A dog growling at another dog

Rescue dogs have a special place in my heart. All three of my pets are rescued. Sometimes rescue dogs come with an unfortunate and undisclosed backstory. Aggression is a common tell-tale sign that emerges, sometimes after a few weeks of adoption.

Being devoted, compassionate human beings, most pet owners don’t want to give up on a relationship they have just begun to build – the dog is a member of the family before they even walk through the door. But how do you deal with a seemingly “abusive” family member? It would be a mistake to underestimate the seriousness of the situation. It is dangerous to have an aggressive dog in the household – the risk of a serious attack or mauling is real.

What’s the best way to keep the family and rescue dog safe? Here’s how Lucy did it.

When Harry met Lucy

Lucy was a proud owner of a German Shepherd called Harry. She had grown up with other German Shepherds and was very familiar with this breed and generally dogs. This big hearted woman had the capacity to love even more and decided to adopt a rescue Husky called Rich.

Very early on Rich began demonstrating behavioural issues. There was clear aggression in some specific situations directed towards the owner and also towards Harry – lunging, baring teeth and even trying to bite – clear red flags!

Perhaps it was because of Lucy’s lifelong experience with dogs that she immediately realised she needed professional help. There was no way she was going to risk any attack on her household.

She wisely decided to first see her vet.


I was smitten by Rich the moment I set eyes on him. Huskies are beautiful, majestic looking animals. They stand tall with pride and have an inspiring aura about them. Rich was friendly and curious, sniffing about my consultation room.

But the moment I tried to examine her, Rich began showing signs of anxiousness and aggression. She obviously felt insecure and began trying to nip and bite.

While I had a strong suspicion that the issues were trust related, I had to be thorough. I first did a head to toe examination to ensure that Rich was not acting out of pain – hidden injuries can often cause grumpiness in dogs. Thankfully, Rich was free from injuries..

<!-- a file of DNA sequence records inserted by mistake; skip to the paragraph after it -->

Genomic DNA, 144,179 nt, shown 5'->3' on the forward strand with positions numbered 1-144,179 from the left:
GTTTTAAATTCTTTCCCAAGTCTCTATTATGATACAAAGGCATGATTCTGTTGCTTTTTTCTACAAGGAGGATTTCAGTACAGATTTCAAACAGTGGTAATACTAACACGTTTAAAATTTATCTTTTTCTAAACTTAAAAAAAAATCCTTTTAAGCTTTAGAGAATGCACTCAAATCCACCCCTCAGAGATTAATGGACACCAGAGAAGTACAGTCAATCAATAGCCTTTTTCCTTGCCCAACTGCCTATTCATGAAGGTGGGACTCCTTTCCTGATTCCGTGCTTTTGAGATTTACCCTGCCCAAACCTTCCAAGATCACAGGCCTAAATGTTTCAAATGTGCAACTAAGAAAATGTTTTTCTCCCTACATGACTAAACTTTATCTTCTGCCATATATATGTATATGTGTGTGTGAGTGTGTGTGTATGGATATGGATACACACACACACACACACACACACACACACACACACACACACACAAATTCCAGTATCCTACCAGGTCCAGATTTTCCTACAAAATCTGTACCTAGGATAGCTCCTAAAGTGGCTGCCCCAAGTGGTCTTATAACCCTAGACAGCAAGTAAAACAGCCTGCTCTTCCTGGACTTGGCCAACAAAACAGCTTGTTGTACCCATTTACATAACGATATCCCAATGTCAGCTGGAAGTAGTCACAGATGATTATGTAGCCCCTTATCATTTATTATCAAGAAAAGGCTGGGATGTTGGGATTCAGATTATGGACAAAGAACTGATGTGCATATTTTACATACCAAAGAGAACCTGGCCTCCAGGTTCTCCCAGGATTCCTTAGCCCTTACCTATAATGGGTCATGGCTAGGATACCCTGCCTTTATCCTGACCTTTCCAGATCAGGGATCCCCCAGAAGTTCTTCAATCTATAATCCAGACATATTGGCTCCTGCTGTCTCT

Then, my team ran a blood test to rule out hormonal causes. Imbalances in the thyroid hormone can sometimes lead to aggressive behaviour. But the blood test came back clear.

Anxiety / Anger Management

After ruling out any external and internal biological factors, it became clear that Rich’s aggression stemmed from psychological reasons. She had possibly been beaten / hit by previous owners and was now insecure and mistrustful of people. Whenever she felt threatened, she was trying to behave in a way to protect herself from further harm.

I prescribed anxiety and depression medication in combination with some environmental modifications and within less than 8-weeks Rich was responding very well. Anxiety medication is often misunderstood by pet owners. While the treatment course is usually life-long, it is extremely safe for dogs from both medical and psychological standpoint. Rich, like most other dogs on this medication, was not just calm but happy. She did not become robotic or sleepy and inactive as most people think.

Happily Ever After

Today, more than 1-year on, Rich is 100% fine with people and other dogs. The signs of aggression have completely disappeared. Lucy, her family, Harry and Rich all live together.

I sincerely hope that all rescue dog owners out there feel hopeful that any signs of aggression can be dealt with. While trainers are amazing and play an important part in obedience management, please immediately talk to your vet the moment you see any signs of aggression or behavioural issues.

Happily ever after is definitely within reach!

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